Derivable forms: vadanam (वदनम्).
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Vādana (वादन).—[vad-ṇic karmaṇi lyuṭ]
2) Instrumental music.
-naḥ A player on a musical instrument; गायनैश्च विराविण्यो वादनैश्च तथापरैः विरेजुर्विपुलास्तंत्र (gāyanaiśca virāviṇyo vādanaiśca tathāparaiḥ virejurvipulāstaṃtra) Rām. 1.18.19.
Derivable forms: vādanam (वादनम्).Source: Cologne Digital Sanskrit Dictionaries: Shabda-Sagara Sanskrit-English Dictionary
(-naṃ) 1. The mouth, the face. 2. The front. 3. Look, appearance. 4. The summit or apex of a triangle. E. vad to speak, aff. lyuṭ .
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(-naṃ) Sound, sounding, (as musical instruments.) E. vad to sound, causal form, aff. lyuṭ .Source: Cologne Digital Sanskrit Dictionaries: Benfey Sanskrit-English Dictionary
Vadana (वदन).—[vad + ana], n. The mouth, the face, [Pañcatantra] 185, 25.
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Vādana (वादन).—i. e. vad, [Causal.], + ana, n. Instrumental music, [Mānavadharmaśāstra] 2, 178.Source: Cologne Digital Sanskrit Dictionaries: Cappeller Sanskrit-English Dictionary
Vadana (वदन).—[neuter] speaking, sounding; mouth, face, front, point.
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Vādana (वादन).—[masculine] & [neuter] player & playing on a musical instrument.Source: Cologne Digital Sanskrit Dictionaries: Monier-Williams Sanskrit-English Dictionary
1) Vadana (वदन):—[from vad] n. (ifc. f(ā). ) the act of speaking, talking, sounding, [Śatapatha-brāhmaṇa; ???]
2) [v.s. ...] the mouth, face, countenance, [Mahābhārata; Kāvya literature] etc. (naṃ √kṛ, to make a face or grimace, nī-√bhū, to become a face)
3) [v.s. ...] the front, point, [Rāmāyaṇa; Suśruta]
4) [v.s. ...] (in [algebra]) the first term, initial quantity or term of a progression, [Colebrooke]
5) [v.s. ...] (in [geometry]) the side opposite to the base, the summit or apex of a triangle, [Āryabhaṭa]
6) Vādana (वादन):—[from vāda] m. a player on any musical instrument, musician, [Rāmāyaṇa]
7) [v.s. ...] n. = -ḍaṇḍa, [???]
8) [v.s. ...] n. (ifc. f(ā). ) sound, sounding, playing a mus° instr°, music, [Manu-smṛti; Mahābhārata etc.]
Sanskrit, also spelled संस्कृतम् (saṃskṛtam), is an ancient language of India commonly seen as the grandmother of the Indo-European language family. Closely allied with Prakrit and Pali, Sanskrit is more exhaustive in both grammar and terms and has the most extensive collection of literature in the world, greatly surpassing its sister-languages Greek and Latin.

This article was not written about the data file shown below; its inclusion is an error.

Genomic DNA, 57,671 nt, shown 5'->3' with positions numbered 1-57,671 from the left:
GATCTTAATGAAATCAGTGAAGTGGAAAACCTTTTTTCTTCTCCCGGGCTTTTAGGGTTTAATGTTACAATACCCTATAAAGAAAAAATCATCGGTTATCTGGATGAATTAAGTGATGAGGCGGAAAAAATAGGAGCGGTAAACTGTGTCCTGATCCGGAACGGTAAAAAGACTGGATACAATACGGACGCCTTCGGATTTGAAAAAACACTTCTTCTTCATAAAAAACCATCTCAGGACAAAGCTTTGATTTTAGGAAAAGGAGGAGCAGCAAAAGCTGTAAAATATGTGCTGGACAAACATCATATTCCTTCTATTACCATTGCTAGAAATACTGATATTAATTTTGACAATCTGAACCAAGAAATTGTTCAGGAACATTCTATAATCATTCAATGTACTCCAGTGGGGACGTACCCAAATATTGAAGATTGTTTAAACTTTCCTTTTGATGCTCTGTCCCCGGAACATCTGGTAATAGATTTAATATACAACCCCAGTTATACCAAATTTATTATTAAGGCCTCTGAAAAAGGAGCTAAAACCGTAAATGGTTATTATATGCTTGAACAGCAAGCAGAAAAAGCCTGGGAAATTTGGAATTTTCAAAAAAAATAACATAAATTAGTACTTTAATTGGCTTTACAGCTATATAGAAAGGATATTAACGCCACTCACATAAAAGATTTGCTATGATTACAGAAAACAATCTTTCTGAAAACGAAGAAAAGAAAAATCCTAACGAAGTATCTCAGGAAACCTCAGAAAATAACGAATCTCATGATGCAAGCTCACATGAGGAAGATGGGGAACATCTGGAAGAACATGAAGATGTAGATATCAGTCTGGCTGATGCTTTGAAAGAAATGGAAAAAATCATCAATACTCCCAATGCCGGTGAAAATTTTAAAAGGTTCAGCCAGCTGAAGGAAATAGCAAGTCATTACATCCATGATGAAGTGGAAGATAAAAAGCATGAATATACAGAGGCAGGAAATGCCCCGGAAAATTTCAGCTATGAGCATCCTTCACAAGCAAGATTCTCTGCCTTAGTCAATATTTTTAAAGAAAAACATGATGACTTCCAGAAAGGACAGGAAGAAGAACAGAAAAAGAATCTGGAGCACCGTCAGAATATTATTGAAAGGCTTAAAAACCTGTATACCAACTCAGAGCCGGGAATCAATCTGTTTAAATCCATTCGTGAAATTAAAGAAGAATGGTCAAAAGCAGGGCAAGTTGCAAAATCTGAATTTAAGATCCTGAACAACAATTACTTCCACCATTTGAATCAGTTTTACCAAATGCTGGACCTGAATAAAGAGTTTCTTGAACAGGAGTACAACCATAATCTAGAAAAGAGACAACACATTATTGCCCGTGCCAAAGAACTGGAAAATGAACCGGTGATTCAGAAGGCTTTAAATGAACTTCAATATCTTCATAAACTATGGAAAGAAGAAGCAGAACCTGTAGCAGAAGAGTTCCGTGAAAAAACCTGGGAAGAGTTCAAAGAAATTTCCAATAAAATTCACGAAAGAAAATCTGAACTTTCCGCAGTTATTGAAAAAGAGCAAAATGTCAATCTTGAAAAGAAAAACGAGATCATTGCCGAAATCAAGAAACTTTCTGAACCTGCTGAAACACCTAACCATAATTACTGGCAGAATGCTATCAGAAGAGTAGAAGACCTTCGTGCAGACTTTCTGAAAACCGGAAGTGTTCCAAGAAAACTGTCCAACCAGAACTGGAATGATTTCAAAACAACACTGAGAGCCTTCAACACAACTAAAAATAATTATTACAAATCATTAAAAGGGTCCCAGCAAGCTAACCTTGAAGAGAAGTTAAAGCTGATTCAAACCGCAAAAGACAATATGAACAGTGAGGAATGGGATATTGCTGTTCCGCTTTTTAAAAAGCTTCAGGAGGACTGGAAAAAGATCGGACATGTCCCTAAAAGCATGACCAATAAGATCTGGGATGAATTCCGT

See also (Relevant definitions)
Starts with: Vadanacchada, Vadanadanda, Vadanadantura, Vadanagara, Vadanaka, Vadanakamja, Vadanakanja, Vadanakshatramala, Vadanakshatramalika, Vadanamalinya, Vadanapankaja, Vadanapavana, Vadanasaroja, Vadanasatyandatara, Vadanasava, Vadanashyamika, Vadanendu, Vadanodara.
Ends with (+116): Abhivadana, Adhovadana, Adivadana, Agnivadana, Anritavadana, Anuvadana, Ashokavadana, Ashruvadana, Ashvavadana, Asokavadana, Asvadana, Atulavadana, Avadana, Avavadana, Bhadravadana, Bhandavadana, Bherivadana, Bimbapratibimbadarshanavadana, Candravadana, Carvadana.
Full-text (+81): Bhandavadana, Vadanasava, Vadanendu, Gajavadana, Vadanapankaja, Vadanasaroja, Vadanamalinya, Vivarnavadana, Vadanashyamika, Karalavadana, Varivadana, Dashavadana, Vishannavadana, Sahasravadana, Phullavadana, Anritavadana, Hrishtavadana, Adhomukha, Praphullavadana, Vedavadana.
Search found 10 books and stories containing Vadana, Vādana, Vadāna, Vādaṇā; (plurals include: Vadanas, Vādanas, Vadānas, Vādaṇās). You can also click to the full overview containing English textual excerpts. Below are direct links for the most relevant articles:
Sri Bhakti-rasamrta-sindhu (by Śrīla Rūpa Gosvāmī)
Verse 3.4.66 < [Part 4 - Parenthood (vātsalya-rasa)]
Verse 3.4.59 < [Part 4 - Parenthood (vātsalya-rasa)]
Verse 4.8.35 < [Part 8 - Compatible & Incompatible Mellows (maitrī-vaira-sthiti)]
Brihad Bhagavatamrita (by Śrīla Sanātana Gosvāmī)
Verse 1.5.55 < [Chapter 5 - Priya: The Beloved]
Verse 1.7.19-20 < [Chapter 7 - Purna: The Complete Perfection]
Verse 1.5.94 < [Chapter 5 - Priya: The Beloved]
Bhajana-Rahasya (by Srila Bhaktivinoda Thakura Mahasaya)
The Doctrine of Paticcasamuppada (by U Than Daing)
Śrī Śrī Rādhikā Aṣṭottara-Śata-Nāma-Stotraṃ (by Śrīla Raghunātha Dāsa Gosvāmi)
The Mahavastu (great story) (by J. J. Jones)